I know this is a bit controversial, but please be nice - I've NOT had a good time at work this week, it has poured for the last 24 hours and I STILL haven't unloaded hay or trimmed feet. Oh - and I've gorged on candy my trainer brought back from Hawaii for me - which is an incredible sugar rush when all I've had a paleo diet for the past week or so.
Wednesday, December 15, 2010
Today they were predicted showers, not unremitting downpours. In fact, it was a paltry 40% chance of showers.
Today I bought hay, since at approximately 11 am it looked like this forecast was accurate. Although it was overcast, it wasn’t raining. I had plenty of time to buy hay, go to my (working) lunch, and unload hay at the stable.
As you can imagine, that neat little plan started to rapidly disintegrate (much like my bales, currently in the back of the pick up) the moment I walked into the feedstore.
They had only 2 bales of the hay I feed.
Then it started to sprinkle.
I was faced with a choice. Buy 2 bales, which will get me through next week when they are expecting a load – but risk them getting wet….OR return tomorrow (which is the date I really do need that hay!), hope it’s dry AND hope no one else has bought the bales.
I bought the bales.
I parked in downtown and went to my lunch.
It started to torrentially downpour.
Lunch ran late.
I had to go directly back to the plant instead of unloading hay.
It rained even harder.
I texted my co-worker (and fellow livestock owner) and asked the rhetorical question – “I have hay in the back of my truck. Do u think they r getting wet?”
It continued to pour. And pour and pour and pour.
Finally, after a surprisingly busy day I’m at home. The hay still isn’t unloaded, it’s still raining, and (surprise!) the hay is wet.
In hindsight, I perhaps had a lapse of judgment. However, considering it is 9pm and I worked 1am-5am, 9a-3:30p shift today, I’m thinking that if the hay is the only causality of the day, I’m doing pretty good.
On the other hand, I’ve had bales get soaked in downpours (like the one in the back of my truck coming home from the Nevada ride last season) that ended up just fine to feed.
More tragic is the fact my horse’s feet didn’t get done today, AGAIN. I missed my farrier’s appointment last week and it’s time for me to pull on my big girl mud boots and get the job done myself.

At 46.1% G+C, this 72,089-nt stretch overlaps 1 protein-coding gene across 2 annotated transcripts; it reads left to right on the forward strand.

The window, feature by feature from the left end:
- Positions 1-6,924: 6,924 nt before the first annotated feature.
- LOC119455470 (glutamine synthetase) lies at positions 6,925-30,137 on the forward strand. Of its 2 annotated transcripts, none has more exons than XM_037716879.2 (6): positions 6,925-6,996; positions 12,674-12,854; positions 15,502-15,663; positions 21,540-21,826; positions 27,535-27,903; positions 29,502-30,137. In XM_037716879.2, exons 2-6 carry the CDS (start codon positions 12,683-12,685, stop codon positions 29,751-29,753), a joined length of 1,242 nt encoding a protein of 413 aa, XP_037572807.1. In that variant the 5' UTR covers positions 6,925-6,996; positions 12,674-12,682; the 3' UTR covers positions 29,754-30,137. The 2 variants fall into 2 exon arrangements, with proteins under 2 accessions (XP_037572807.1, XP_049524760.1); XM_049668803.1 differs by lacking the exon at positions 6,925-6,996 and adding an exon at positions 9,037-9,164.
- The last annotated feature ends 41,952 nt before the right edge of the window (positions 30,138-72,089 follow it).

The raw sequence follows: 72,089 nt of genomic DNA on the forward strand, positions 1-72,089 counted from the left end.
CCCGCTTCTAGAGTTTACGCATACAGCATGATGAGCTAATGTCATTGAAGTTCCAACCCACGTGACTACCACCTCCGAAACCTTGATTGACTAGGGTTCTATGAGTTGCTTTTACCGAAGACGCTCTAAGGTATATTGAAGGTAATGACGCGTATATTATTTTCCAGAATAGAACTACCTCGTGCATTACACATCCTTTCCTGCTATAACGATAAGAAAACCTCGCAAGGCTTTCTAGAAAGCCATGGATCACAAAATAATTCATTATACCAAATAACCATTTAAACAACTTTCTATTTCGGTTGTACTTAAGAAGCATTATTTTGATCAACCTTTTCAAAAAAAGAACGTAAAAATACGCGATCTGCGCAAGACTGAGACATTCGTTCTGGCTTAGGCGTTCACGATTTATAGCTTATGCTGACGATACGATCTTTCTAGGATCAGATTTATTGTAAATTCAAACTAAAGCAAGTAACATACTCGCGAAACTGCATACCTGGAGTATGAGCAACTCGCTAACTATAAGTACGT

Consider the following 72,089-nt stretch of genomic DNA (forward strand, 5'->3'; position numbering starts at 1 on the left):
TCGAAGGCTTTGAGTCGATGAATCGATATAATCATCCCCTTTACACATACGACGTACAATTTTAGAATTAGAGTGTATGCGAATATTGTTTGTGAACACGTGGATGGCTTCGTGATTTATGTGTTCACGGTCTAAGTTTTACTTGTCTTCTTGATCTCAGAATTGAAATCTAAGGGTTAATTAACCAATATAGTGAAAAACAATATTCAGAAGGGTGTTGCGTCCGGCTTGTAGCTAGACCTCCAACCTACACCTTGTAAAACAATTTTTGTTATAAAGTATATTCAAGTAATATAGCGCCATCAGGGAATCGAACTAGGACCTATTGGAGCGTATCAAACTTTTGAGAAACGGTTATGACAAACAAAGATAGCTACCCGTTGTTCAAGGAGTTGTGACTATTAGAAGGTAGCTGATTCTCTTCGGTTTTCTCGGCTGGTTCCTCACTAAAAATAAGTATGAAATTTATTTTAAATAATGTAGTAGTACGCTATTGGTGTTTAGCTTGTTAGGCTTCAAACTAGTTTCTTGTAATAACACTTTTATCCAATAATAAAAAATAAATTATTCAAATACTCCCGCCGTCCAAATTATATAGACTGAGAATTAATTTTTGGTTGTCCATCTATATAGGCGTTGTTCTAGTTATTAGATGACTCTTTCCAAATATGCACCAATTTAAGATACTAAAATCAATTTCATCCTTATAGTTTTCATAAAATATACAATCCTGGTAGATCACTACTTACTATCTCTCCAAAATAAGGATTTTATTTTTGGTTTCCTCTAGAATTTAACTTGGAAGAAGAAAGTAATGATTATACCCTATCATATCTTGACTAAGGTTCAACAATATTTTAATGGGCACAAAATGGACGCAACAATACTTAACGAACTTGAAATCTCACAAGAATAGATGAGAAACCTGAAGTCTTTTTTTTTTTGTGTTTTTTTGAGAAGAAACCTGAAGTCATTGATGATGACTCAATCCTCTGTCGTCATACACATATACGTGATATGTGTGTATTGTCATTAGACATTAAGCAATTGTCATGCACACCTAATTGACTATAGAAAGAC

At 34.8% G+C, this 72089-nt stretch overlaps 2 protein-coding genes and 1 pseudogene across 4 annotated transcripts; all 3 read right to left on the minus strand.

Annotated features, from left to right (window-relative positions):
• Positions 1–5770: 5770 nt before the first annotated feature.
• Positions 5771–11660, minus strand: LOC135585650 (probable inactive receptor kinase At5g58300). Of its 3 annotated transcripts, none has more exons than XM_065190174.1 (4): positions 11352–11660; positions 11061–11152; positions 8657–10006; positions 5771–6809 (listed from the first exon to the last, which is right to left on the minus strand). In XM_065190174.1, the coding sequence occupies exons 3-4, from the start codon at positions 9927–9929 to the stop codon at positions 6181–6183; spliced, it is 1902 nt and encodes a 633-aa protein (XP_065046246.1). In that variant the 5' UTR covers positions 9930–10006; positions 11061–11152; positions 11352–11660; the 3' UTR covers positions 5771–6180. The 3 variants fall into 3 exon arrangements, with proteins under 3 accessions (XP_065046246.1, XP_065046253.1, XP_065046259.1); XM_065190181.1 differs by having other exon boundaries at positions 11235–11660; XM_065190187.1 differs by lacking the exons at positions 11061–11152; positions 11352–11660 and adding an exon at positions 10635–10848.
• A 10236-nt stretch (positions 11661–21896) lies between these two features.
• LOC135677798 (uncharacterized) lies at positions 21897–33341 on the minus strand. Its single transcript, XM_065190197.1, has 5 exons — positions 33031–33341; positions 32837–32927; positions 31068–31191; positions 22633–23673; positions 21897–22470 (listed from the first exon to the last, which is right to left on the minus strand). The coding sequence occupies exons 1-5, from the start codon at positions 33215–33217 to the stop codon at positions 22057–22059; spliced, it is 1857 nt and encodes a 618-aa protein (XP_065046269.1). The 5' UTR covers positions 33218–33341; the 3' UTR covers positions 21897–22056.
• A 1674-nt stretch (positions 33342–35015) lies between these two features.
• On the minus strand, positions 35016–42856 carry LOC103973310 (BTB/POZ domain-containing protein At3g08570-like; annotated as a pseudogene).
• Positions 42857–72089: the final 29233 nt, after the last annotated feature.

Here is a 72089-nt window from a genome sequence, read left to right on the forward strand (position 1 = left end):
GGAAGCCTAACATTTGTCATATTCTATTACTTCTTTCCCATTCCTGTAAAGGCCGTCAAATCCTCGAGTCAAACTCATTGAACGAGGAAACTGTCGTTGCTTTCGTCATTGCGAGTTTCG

Tuesday, December 14, 2010
Sunday, December 12, 2010
I present a dirty (and slightly blurry) pony, and a slightly cleaner one post-brushing. And last (but not least), while on the subject of friends, a picture of me and the boyfriend - my best friend for the last 12 years - at a work xmas party recently.
Friday, December 10, 2010
While I find that having horses and participating in horse sports lets me meet lots of people and be social, I have very few real friends. I just don’t have time unless they want to visit while mucking a pen. I don’t get out for coffee or a movie very often. “Just hanging out” when there are chores to do is almost impossible.
Many people seem offended when I let them know that I really don’t have time to invest in a relationship beyond the casual conversation at work, or “small talk” at the stable when we happen to be there at the same time. It’s nice to be able to say “we should have coffee sometime”, but I don’t because I know it will never happen and I don’t make promises intentionally that I know I won’t keep.
I hear over and over again “you should make time”. For better or worse, horses make up a significant part of my life. Family and a long distance boyfriend take up much of the remaining time. I DO make time for those things that are important in my life, but I cannot spend my time feeling guilty because someone has decided that they want to be friends and then feels snubbed because I can’t commit to the same level. At this point in my life, just because I may enjoy someone’s company doesn’t mean I can necessarily commit to a friendship. I actually start to get nervous if I start feeling “too close” to someone that could mean a friendship that I might feel obligated to make time for.
Not to mention it’s easier to find something in common with someone if their passion matches yours. If 80% of my life is spent thinking, riding, and caring for horses, then it makes sense to have friends that have that same passion, especially because most of my family doesn’t share my passion, nor does my boyfriend.
There is something commendable about having a life-long friend. However, more likely most of your friends will come and go based on what life stage you are end. I think sometimes we (meaning “the culture we live in”) has a hard time letting go of friends. I think Facebook/Myspace and other social media is a testament to not being able to let go of the past. I hear regret in people’s voices when the talk about not having seen a friend in some time, or losing track of a friend. I used to feel this way to. “We were such good friends!”, “Why can’t I make this work?”. Reading CS Lewis’s “Four Loves” book helped me to understand that often friendships originate in a certain life circumstance (a hobby, a club, a similar lifestage) and when that circumstance change, often the friendship will fade as well. It’s normal, and growing apart from friends as life moves on is part of life.
Recognizing this has helped me to live “in the moment” with my friends. We are friends RIGHT NOW because of work, or endurance, or blogging, or church, or tragedy, or life stage. When that circumstance changes, so will the friendship. I tend to not talk about the future – as in “someday we should go get coffee”, or “wine tasting would be really fun” – if we are going to do something then let’s DO SOMETHING SOON.